Open to Ages 16-29
Saturdays, September 9-October 7, 10-2, Towson University, CFA 1003 (map); October 14, JHU-MICA Film Center (map)

In this experimental movement and videography workshop, students fellows will be introduced to the art of dance for the camera, in which dance and video are both integral to a work.  Through a variety of movement exercises, fellows will explore personal movement and gesture, and also “movement conversations” with others, and they’ll experiment with how these exchanges translate into moving images.  The movement and gesture may refer to a fellow’s personal history, including events and relationships, or may spontaneously respond to an in-the-moment movement of another fellow. Choreographer Wayne MacGregor calls this “physical thinking,” a collaborative process that builds “on the power of fast intuitions” (more on MacGregor).  Fellows will work on both sides of the camera—in front as movers and behind as director-videographers—developing stylized stories told without words.  As videographers, fellows will be “visually thinking,” as well, exploring how framing and camera movement can inform the actions being recorded.  They’ll work in teams and edit their own footage, with montage adding another dimension to the choreography of the works.  In addition to "physical thinking," they'll learn the basics of formal composition, camera operation, and the editing program Adobe Premiere.  Their films will be shown at a public screening and on the program website.  The workshop will be invaluable to actors and directors, as well as to dancers.  No prior dance training required.  Limited to 8 student fellows.

Susan Mann, a former dancer and choreographer, is Professor in the Towson University Department of Dance.  She has performed leads in classical ballets and modern dances, and choreographed works for professional companies.  In collaboration with her husband John Mann, she has also created the dances for the camera, Do You Like That?, Breathe in…Breathe Out, and It Goes Without Saying.  The projects have screened at a variety of festivals, and It Goes Without Saying was selected as Best Experimental Film in the California International Short Film Festival.

John Mann is a documentary filmmaker and Senior Lecturer in the Film and Media Studies Program at Johns Hopkins University.  Works include the documentaries Shelter: Conversations with Homeless Men, Nicodemus, and Locust Point; the dance for the camera shorts Breathe In…Breathe Out and It Goes Without Saying; and the recent autobiographical short "if...then...”

Christina Dunnington is a junior studying Dance Performance and Choreography, along with Business Administration with a concentration in Marketing, at Towson University. She hopes to pursue a career as a professional contemporary ballet dancer.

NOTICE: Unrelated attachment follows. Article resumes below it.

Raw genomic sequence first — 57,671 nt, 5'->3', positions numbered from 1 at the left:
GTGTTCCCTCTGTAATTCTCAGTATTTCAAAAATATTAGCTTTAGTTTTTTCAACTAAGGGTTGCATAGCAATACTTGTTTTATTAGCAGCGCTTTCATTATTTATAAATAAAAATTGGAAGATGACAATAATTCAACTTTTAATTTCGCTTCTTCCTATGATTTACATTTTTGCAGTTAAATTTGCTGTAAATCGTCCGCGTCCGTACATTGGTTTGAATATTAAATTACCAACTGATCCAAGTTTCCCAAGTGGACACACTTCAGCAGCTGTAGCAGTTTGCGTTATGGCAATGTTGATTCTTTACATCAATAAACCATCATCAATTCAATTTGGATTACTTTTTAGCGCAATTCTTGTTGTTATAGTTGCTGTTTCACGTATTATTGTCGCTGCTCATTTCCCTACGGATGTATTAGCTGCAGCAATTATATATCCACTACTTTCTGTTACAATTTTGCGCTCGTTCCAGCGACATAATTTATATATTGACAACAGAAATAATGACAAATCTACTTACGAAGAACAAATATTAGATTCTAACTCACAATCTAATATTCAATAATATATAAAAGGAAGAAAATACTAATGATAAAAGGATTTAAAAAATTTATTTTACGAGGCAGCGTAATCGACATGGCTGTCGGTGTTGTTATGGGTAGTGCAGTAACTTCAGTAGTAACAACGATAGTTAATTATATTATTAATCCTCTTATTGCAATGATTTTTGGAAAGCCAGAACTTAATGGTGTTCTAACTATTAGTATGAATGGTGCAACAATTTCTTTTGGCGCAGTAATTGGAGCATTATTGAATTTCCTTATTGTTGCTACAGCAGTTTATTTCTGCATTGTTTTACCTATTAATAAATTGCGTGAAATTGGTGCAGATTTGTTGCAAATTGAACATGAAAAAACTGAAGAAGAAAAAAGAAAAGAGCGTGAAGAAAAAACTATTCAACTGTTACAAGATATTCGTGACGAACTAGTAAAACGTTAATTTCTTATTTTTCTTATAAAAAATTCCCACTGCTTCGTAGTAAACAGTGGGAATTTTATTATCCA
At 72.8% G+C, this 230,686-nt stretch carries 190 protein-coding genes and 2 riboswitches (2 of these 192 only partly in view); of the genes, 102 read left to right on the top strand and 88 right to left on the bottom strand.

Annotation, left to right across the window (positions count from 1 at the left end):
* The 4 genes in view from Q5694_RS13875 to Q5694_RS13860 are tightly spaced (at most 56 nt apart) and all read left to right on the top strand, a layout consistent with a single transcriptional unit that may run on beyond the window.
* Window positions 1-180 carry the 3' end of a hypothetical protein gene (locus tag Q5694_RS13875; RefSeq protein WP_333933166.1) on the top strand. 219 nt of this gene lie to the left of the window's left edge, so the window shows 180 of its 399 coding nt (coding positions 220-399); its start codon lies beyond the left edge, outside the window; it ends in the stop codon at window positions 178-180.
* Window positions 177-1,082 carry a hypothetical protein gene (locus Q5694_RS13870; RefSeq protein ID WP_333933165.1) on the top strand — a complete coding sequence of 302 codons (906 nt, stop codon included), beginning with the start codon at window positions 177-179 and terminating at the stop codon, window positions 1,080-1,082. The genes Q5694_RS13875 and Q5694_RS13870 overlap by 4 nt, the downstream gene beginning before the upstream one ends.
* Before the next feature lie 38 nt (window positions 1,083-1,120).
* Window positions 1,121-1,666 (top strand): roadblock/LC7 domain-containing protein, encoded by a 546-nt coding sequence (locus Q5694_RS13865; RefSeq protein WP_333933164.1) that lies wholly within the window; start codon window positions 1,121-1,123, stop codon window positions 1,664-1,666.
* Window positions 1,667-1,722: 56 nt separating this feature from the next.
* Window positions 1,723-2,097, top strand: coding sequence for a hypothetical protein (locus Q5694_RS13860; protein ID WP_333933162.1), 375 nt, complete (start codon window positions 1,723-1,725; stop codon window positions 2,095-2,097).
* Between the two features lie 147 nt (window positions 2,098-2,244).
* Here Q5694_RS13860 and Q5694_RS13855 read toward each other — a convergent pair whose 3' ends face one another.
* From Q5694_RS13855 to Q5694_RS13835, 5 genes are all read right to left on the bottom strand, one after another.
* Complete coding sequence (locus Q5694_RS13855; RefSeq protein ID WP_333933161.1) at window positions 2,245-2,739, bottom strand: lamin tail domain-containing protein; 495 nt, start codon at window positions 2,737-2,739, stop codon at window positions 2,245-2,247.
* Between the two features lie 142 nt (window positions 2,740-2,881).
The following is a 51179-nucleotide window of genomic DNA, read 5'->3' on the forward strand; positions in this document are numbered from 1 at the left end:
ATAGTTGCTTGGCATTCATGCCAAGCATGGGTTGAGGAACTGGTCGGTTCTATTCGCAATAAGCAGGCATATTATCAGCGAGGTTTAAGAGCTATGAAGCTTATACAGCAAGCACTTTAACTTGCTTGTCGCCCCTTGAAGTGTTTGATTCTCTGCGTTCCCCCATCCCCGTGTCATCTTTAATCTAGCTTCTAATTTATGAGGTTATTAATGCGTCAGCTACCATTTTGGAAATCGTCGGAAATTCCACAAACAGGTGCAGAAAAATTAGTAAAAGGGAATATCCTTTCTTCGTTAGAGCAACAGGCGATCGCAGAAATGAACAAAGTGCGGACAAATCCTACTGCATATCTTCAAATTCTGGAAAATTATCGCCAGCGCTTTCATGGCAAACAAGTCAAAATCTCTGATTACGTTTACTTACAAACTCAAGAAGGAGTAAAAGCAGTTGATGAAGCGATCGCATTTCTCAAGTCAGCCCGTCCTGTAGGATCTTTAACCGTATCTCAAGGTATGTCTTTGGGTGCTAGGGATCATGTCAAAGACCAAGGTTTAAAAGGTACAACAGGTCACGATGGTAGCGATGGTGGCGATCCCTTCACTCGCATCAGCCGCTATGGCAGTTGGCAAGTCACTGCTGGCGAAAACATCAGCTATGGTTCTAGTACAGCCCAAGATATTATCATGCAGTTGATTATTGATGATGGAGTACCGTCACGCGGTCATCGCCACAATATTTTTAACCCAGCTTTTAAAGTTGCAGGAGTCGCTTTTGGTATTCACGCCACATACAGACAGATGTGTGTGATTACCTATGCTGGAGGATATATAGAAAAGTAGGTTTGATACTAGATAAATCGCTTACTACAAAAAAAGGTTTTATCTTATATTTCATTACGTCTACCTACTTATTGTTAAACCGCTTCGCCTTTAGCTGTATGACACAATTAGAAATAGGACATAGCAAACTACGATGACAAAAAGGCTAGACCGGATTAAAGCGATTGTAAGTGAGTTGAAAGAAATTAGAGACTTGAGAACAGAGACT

IMAGE OF THE CITY
Open to Ages 16-29
Saturdays, September 16-October 28, 9-1, Johns Hopkins Homewood Campus, BLC-4040 (map)

The spaces we inhabit frame our lives.  In this photography workshop fellows will develop a creative awareness of their environment through careful observation of Baltimore’s buildings and other man-made structures.  Bridging theory and practice, they’ll study the urban photography of artists such as André Kertész, Gordon Parks, Roy DeCarava, and Hélène Binet, and discuss short readings by Teju Cole, Susan Sontag, and Henri Cartier-Bresson.  They’ll be encouraged to consider themselves in the context of an expansive canon, and to respond to the photographers they admire, to the city they live in, and to each other through their own creative work.  They’ll hone fundamentals, such as shot discipline, composition, and tripod technique, as they explore and recreate the streets of Baltimore with a discerning photographer’s eye.  Participants will each choose one type of structure (for example: row houses, corner stores, or monuments) as a subject, and create a portfolio of digital images with a consistent, compelling visual style.  Each fellow will write an artist’s statement that speaks to the personal experience of making the images.  Artists’ statements and a selection of photographs will appear in a photo book, as well as on the program website and at a program exhibition.  Limited to 10 student fellows.

Somer Greer is a poet and photographer who, since moving from Florida, is happy to call Baltimore home. He teaches writing at Johns Hopkins University and Loyola University, and pursues photography all over the Mid-Atlantic and beyond. He is thrilled to help make Baltimore stronger through art.

Daniela Zapata is a neuroscience and French major at Johns Hopkins University.  She is a photographer, working with The News-Letter and with Visual Resources Collections.  She also works independently on shoots for student groups and campus organizations.



MORE WORKSHOPS COMING SOON!